April has been the deadliest month on the roads in 10 years.
The Ministry of Transport has confirmed 45 people have been killed so far this month.
The crash was about 10km from the site of yesterday morning's carnage where eight people were killed north of Taupō after an SUV and a van collided head on.
The driver of the van and six of its passengers were killed, as well as the driver of the other vehicle. A nine-year-old boy is the sole survivor, and is in a stable condition at Waikato Hospital.
Police Inspector Brent Crowe said initial observations suggested that the northbound van crossed the double yellow lines on the road, which was single lane each way.
"It is early days and a thorough investigation will plot all of the cause factors and give us some answers that we'll be able to provide to the coroner."
Mr Crowe said he could not confirm any details about the deceased as of yet or whether the occupants were wearing seat belts.
"We're still working on a process of identification and reconciliation process, in relation to the deceased so it'll probably be a few more hours, if not days, before we confirm the identities and where they were living.
"The vehicles have sustained a significant impact and it's going to take quite a detailed forensic analysis of the vehicles to determine if seat belts had been worn."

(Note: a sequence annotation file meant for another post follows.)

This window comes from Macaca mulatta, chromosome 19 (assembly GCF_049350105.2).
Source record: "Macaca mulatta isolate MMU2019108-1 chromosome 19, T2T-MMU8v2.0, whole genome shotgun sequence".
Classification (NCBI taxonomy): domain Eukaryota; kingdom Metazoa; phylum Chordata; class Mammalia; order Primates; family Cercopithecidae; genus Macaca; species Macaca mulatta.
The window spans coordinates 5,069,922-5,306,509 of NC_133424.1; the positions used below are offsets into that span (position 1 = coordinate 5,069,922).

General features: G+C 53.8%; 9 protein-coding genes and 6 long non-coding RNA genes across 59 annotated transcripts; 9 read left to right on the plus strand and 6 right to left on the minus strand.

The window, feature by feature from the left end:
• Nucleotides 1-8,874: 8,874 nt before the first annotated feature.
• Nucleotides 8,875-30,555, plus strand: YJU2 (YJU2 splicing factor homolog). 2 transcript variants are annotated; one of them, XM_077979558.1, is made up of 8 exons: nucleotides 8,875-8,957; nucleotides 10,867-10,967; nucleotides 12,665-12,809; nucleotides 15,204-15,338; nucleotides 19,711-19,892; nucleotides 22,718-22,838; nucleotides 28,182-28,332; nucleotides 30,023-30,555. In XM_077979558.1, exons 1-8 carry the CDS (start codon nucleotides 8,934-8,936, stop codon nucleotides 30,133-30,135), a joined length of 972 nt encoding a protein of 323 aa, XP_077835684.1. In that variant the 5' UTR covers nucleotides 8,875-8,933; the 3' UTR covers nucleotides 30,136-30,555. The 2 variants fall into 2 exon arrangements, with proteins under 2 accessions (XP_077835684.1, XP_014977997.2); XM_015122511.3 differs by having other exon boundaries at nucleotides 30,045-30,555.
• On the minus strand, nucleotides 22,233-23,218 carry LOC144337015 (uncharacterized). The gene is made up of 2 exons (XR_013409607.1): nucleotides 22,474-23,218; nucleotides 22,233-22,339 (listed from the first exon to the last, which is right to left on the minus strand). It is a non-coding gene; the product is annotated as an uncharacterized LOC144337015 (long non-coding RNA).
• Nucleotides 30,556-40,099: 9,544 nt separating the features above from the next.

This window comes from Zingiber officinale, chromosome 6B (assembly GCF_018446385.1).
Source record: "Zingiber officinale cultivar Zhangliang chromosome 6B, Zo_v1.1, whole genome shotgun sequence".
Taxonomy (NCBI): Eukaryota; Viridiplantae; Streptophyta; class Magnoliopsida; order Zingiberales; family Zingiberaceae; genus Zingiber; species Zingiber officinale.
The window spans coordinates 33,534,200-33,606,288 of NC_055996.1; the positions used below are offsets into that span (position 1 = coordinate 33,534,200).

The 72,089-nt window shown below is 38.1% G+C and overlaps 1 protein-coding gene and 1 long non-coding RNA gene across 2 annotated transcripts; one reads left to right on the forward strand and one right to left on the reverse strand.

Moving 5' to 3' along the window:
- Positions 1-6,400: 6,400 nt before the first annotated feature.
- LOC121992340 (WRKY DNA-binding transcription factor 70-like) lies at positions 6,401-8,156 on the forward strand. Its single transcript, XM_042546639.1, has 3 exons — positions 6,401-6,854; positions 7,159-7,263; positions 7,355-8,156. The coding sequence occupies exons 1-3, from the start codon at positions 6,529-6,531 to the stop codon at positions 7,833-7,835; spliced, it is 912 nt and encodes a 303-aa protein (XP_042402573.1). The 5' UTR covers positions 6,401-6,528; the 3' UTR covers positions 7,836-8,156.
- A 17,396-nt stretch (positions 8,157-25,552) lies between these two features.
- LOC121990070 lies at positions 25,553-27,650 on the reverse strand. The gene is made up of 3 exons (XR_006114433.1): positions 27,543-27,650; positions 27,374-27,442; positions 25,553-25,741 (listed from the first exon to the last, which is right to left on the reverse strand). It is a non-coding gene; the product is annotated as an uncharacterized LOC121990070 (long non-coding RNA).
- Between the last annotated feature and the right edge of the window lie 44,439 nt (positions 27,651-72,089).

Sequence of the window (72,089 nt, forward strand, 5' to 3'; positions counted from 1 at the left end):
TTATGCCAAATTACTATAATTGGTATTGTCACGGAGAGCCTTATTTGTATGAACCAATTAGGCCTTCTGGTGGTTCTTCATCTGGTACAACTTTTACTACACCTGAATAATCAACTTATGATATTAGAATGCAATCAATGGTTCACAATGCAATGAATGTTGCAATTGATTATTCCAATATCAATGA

He said drivers needed to be wary of seasonal changes, driving to conditions, and make sure to stick to safety while driving.
"Something else which is an emerging issue for us is distraction ... one of the key ones we'll be focusing on is cellphones. I'm not in anyway indicating that cellphones or any of those were involved in yesterday's crash those are just generic messages we need to keep in mind for all New Zealanders."
Taupō District Mayor David Trewavas said these types of tragedies were always difficult for the community.
"We just can't take too much more of this I can tell you because it's not only devastating for the families involved. It's all the emergency services, farmers up the road, the neighbours, people that are coming across the scene ... they never get over this," he said.
"Dare I say it, we've had enough of talking about these things. It just seems to be I'm having to front up quite regularly on this particular subject and it's just not on and I believe so avoidable."
Mr Trewavas said even though it was a busy high-speed zone, the crash site was on a reasonably easy corner of a well-maintained stretch of State Highway One.
"Had a bit of moisture overnight, so I would say there's been a bit of a slip on the road somewhere and the events unfolded. So it's certainly not a bad part of the road that's for sure, in my humble opinion, and I travel that road consistently."
He told Morning Report there was a monthly meeting with NZTA on road safety and improvements.
"There is a programme in place for more passing lanes and continuing improvement but, you know, people have got to take some responsibility too ... drivers have got to be so aware of the changing conditions."
The last time the death toll reached 45 in a single month was in April 2009, making this April the deadliest month since then.
Associate Transport Minister Julie Anne Genter said on average, one person died on New Zealand's roads every day and someone else was injured every hour of every day.
She said the government was working to make the roads safer and improve the safety of vehicles, but drivers also needed to be responsible.
The road toll so far this year is 137.